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The Climate Vulnerable Forum Calls on Major Polluting Nations to “Course-Correct”

The Climate Vulnerable Forum Calls on Major Polluting Nations to “Course-Correct”

High-Level Meeting of the Climate Vulnerable Forum in New York City delivers Communiqué outlining unified priorities and expectations for the global COP 28 climate talks


NEW YORK CITY, 24 July 2023: The 58 countries that make up the Climate Vulnerable Forum (CVF) issued an urgent demand today for major polluting nations to “course-correct” in order to safeguard the 1.5°C “survival limit”. Countries must use the outputs of the Global Stocktake to strengthen the implementation and scale up the ambition of their climate commitments and take immediate action, in accordance with their historical responsibility and capability.

In a Communiqué agreed by the membership in New York City, ahead of the upcoming 28th Conference of the Parties to the United Nations Framework Convention on Climate Change (UNFCCC COP 28) in Dubai, the CVF called on major emitters to enhance their ambition in 2023 and make their utmost fair-share effort to reduce emissions during this critical decade by reviewing and strengthening their targets for 2030 under their Nationally Determined Contributions (NDCs) in order to safeguard the 1.5°C limit.

Upon the adoption of the Communiqué, the CVF Ghana Presidency, represented by H.E. Mr. Harold Adlai Agyeman, Ambassador Extraordinary and Plenipotentiary of Ghana to the United Nations in New York City, said: “Earlier this month, we witnessed the highest temperature ever recorded worldwide. Last week, Asia saw record monsoon rainfall. These records will be broken again and again. What does this mean for the 1.5 billion people worldwide from 58 nations across Africa, Asia, the Caribbean, Latin America, the Middle East, and the Pacific? As the climate crisis worsens, it is clear that climate disasters will become more frequent and severe, and those of us without the means will continue to pay the price”.

“Given the high level of vulnerability that we can see, our countries are calling for urgent and ambitious action in line with mitigation, adaptation, implementation measures, science, and loss and damage, to ensure the long-term implementation of the Paris Agreement and to limit the rise of temperature to 1.5°C. We appeal for ambition as we look to COP 28” stated H.E. Ms. Leonor Zalabata Torres, Ambassador Extraordinary and Plenipotentiary of Colombia to the United Nations in New York City.

At last year’s climate talks in Sharm El-Sheikh, the international community took a critical step forward by agreeing to establish funding arrangements for loss and damage, including a dedicated fund. The CVF stressed the need to ensure that there is no “empty bank account” in the new UNFCCC Fund, which must be responsive, adequate, and at scale.

During the meeting of the Ambassadors to the United Nations in New York City, the CVF also asked for a credible plan for realising the doubling pledge on adaptation finance by 2025 by developed countries, and urged for the full operationalisation of the Global Goal on Adaptation ongoing Framework.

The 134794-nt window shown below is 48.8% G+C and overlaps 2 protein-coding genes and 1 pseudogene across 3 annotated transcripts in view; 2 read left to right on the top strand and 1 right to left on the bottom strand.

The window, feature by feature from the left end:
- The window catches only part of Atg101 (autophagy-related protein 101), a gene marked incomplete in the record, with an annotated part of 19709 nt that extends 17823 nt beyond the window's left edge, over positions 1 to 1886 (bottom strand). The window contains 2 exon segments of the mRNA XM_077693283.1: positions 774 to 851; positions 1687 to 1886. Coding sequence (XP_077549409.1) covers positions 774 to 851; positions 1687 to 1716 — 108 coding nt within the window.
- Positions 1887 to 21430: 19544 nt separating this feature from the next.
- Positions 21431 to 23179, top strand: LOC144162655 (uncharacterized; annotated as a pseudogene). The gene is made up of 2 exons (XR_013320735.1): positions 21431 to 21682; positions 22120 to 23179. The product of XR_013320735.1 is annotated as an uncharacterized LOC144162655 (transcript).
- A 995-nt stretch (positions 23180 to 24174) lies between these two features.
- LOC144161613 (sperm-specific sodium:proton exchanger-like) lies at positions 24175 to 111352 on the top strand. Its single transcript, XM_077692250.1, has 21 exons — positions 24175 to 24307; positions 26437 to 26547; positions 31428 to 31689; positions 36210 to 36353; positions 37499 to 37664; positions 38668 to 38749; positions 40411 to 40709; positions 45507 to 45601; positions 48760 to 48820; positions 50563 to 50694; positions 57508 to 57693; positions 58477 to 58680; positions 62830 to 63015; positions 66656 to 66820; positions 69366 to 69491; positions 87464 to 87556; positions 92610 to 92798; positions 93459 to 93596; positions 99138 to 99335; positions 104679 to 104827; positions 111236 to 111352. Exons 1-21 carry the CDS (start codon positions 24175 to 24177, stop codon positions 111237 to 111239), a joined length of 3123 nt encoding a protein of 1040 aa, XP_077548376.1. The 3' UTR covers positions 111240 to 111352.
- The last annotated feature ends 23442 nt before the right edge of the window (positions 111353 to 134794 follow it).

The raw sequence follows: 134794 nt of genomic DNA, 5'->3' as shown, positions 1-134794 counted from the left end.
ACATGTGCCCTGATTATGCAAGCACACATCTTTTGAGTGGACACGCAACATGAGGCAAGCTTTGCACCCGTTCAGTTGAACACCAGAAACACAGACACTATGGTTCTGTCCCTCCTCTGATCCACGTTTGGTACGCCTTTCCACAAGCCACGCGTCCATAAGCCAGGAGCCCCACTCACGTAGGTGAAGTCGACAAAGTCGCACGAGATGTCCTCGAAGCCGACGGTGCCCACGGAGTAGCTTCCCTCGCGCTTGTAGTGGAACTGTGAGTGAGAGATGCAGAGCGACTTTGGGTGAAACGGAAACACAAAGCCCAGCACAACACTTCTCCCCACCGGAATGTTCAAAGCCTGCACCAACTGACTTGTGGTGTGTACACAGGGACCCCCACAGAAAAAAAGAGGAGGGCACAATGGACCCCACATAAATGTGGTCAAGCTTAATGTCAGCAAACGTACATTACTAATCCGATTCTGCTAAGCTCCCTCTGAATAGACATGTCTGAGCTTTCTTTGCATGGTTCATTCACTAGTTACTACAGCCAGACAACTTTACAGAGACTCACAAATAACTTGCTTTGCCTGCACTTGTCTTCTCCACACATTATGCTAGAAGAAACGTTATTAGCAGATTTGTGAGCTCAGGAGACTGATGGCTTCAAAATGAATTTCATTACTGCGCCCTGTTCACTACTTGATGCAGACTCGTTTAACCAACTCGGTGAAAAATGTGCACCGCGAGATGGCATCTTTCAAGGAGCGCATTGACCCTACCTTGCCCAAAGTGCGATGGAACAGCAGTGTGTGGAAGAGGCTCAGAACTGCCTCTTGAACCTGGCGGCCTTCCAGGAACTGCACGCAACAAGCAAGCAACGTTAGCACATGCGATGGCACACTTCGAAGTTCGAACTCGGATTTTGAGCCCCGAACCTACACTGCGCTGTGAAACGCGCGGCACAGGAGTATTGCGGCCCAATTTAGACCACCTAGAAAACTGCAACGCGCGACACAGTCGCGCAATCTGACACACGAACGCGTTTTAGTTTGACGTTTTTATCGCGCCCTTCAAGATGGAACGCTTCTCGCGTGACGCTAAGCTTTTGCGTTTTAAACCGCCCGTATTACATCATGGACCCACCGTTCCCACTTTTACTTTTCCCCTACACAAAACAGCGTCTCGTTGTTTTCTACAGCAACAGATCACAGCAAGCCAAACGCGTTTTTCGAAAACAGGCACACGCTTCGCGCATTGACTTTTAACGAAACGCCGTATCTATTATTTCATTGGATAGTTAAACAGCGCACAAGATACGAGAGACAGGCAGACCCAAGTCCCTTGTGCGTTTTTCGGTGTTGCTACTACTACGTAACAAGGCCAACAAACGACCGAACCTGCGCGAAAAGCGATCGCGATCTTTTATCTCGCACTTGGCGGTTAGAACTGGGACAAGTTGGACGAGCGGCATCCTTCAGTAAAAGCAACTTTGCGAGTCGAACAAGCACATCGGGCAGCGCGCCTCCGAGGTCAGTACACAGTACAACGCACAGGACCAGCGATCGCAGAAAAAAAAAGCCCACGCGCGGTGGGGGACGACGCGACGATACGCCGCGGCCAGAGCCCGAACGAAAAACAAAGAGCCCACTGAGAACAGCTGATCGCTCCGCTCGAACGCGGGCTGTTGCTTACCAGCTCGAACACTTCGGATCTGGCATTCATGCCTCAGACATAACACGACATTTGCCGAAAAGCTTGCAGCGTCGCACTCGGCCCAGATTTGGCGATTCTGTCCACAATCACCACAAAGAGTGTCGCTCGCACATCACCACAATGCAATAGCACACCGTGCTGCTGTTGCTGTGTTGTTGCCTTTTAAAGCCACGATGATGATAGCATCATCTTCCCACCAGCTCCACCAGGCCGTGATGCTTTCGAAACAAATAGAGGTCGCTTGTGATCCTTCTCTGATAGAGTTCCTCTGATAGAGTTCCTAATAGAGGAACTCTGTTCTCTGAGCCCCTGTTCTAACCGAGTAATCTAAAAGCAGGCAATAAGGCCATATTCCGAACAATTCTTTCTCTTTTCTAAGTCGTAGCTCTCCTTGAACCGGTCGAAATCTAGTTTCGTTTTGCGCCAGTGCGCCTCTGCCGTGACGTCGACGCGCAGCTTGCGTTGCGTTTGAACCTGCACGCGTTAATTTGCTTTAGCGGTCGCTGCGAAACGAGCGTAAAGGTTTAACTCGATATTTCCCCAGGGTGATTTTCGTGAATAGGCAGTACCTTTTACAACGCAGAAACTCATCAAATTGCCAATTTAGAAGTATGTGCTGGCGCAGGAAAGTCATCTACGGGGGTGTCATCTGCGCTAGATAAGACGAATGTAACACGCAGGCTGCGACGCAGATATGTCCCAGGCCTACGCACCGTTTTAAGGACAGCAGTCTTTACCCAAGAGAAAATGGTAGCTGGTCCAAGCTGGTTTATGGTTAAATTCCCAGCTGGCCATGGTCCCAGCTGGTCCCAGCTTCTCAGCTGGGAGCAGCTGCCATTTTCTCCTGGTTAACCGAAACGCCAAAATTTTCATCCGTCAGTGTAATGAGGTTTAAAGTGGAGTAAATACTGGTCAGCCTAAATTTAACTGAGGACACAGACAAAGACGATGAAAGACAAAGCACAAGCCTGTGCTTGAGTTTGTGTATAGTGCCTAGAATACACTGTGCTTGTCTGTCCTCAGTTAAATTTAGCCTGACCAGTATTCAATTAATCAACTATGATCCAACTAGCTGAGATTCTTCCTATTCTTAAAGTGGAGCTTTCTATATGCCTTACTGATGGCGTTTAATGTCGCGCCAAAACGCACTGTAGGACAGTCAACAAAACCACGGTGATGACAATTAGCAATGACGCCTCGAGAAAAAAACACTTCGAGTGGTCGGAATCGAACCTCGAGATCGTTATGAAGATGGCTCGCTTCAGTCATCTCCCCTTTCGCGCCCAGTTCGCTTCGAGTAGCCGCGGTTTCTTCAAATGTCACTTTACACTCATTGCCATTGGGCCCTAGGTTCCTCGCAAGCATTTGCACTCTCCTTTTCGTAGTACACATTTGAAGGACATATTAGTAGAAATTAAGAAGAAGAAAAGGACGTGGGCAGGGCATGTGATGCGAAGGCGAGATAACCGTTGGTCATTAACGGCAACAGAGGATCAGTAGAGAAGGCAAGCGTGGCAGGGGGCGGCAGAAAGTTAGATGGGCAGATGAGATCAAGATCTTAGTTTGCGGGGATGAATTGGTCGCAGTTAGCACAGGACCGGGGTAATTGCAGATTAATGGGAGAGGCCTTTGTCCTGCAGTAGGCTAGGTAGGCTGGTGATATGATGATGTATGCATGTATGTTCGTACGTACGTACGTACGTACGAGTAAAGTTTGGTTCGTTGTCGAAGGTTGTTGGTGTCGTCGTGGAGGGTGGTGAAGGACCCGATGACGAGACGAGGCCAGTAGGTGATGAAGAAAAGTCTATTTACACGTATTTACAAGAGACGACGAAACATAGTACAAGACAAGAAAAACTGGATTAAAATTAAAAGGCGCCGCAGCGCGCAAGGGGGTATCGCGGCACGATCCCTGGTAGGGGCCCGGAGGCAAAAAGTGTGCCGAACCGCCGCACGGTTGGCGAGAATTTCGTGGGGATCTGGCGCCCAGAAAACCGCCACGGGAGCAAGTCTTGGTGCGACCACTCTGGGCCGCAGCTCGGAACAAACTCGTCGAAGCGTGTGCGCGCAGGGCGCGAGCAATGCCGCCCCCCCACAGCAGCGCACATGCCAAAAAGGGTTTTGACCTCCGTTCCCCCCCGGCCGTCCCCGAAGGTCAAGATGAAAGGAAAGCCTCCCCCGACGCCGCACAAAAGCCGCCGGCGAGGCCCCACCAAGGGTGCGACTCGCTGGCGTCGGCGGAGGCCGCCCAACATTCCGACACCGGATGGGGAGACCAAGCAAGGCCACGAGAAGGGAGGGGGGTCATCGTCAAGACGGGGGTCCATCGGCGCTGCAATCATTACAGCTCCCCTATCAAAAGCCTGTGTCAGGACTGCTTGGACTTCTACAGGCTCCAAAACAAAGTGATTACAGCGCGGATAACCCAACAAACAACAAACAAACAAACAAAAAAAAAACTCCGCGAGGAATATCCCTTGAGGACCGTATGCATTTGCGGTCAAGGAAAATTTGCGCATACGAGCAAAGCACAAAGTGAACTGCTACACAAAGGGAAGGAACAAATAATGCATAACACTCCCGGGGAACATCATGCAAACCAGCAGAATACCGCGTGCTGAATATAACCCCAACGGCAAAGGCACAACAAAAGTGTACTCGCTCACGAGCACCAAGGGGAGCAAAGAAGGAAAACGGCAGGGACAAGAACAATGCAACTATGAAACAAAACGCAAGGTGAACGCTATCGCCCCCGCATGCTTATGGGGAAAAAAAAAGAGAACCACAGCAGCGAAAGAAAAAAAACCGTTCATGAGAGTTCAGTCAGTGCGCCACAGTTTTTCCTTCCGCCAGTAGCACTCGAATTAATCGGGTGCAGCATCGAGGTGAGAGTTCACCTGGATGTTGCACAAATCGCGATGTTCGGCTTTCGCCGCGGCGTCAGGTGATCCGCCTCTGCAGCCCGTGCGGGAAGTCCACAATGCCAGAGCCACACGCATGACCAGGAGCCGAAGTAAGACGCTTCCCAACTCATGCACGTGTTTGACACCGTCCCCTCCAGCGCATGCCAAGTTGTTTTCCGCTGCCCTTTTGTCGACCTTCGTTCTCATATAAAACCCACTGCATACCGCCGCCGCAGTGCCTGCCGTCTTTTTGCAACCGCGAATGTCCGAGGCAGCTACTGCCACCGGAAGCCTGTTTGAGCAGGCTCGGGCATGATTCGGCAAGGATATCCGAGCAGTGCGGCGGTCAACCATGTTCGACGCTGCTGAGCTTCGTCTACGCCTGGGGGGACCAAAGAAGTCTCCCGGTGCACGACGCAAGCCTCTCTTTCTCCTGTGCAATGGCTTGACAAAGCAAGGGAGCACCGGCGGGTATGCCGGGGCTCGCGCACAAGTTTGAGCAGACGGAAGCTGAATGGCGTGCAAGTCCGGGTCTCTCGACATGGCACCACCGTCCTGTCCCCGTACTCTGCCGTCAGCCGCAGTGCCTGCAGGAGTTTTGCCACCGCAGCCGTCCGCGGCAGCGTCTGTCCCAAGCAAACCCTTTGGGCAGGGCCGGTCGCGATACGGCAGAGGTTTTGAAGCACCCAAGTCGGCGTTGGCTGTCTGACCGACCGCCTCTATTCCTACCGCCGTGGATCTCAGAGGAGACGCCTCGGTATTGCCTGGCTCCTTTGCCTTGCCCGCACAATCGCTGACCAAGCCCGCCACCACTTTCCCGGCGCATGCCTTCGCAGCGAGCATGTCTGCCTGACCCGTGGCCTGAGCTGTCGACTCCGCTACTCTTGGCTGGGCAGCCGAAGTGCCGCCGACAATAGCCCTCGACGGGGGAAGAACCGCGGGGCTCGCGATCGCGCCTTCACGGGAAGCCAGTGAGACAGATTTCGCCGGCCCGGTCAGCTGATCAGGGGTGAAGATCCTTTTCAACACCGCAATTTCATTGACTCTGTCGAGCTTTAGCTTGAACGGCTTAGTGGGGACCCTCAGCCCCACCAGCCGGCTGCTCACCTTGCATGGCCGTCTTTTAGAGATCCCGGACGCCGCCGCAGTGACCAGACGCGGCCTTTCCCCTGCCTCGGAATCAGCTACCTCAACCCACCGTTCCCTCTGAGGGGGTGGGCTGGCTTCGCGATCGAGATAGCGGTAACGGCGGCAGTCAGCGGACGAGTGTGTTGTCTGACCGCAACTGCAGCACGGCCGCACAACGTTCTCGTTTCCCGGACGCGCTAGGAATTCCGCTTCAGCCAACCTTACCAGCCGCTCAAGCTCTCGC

“We need to massively scale up finance for adaptation and resilience-building. The reality is that adaptation remains the neglected half of the global climate equation. We know that only 20-25% of climate finance flows to adaptation and resilience-building activities. In Glasgow, developed countries committed to double adaptation finance to about USD 40 billion a year by 2025. We have been calling for them to present a credible roadmap to show how they will move from USD 20 to 40 billion a year over the course of the next few years and I am happy that this is reflected in your communiqué” said the Special Advisor to the Secretary-General on Climate Action and Just Transition, Mr. Selwin Charles Hart.

The CVF went on to press for a strengthening of the COP 27 call for international financial institutions and multilateral development banks to prioritise climate action in financing. It also urged that access to climate finance be streamlined and facilitated, particularly for vulnerable developing countries.

The CVF members speaking at the High-Level Meeting in New York City, moreover, highlighted a range of different measures to strengthen the implementation of the Paris Agreement. One proposal was a call on COP 28 to adopt a global renewable energy target for 2030, together with financial and technology support for developing countries to achieve this target.

In its Communiqué, the CVF recalled the recent findings of its “Traffic Light Assessment” (TLA) report, which indicates that the targets set out in most nations’ NDCs, particularly major emitting countries, are not sufficient to safeguard the 1.5°C goal, when taking into account fairness considerations, including equity. As a result, the TLA report shows that not only is the atmospheric space being monopolised by the richer countries, but the Forum members are also not receiving sufficient funding, at a time when they are suffering from accelerated climate impacts from those who have long since exceeded their fair-share of the global carbon budget.



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Download PDF: Press Release – CVF High-Level Meeting (24 July 2023)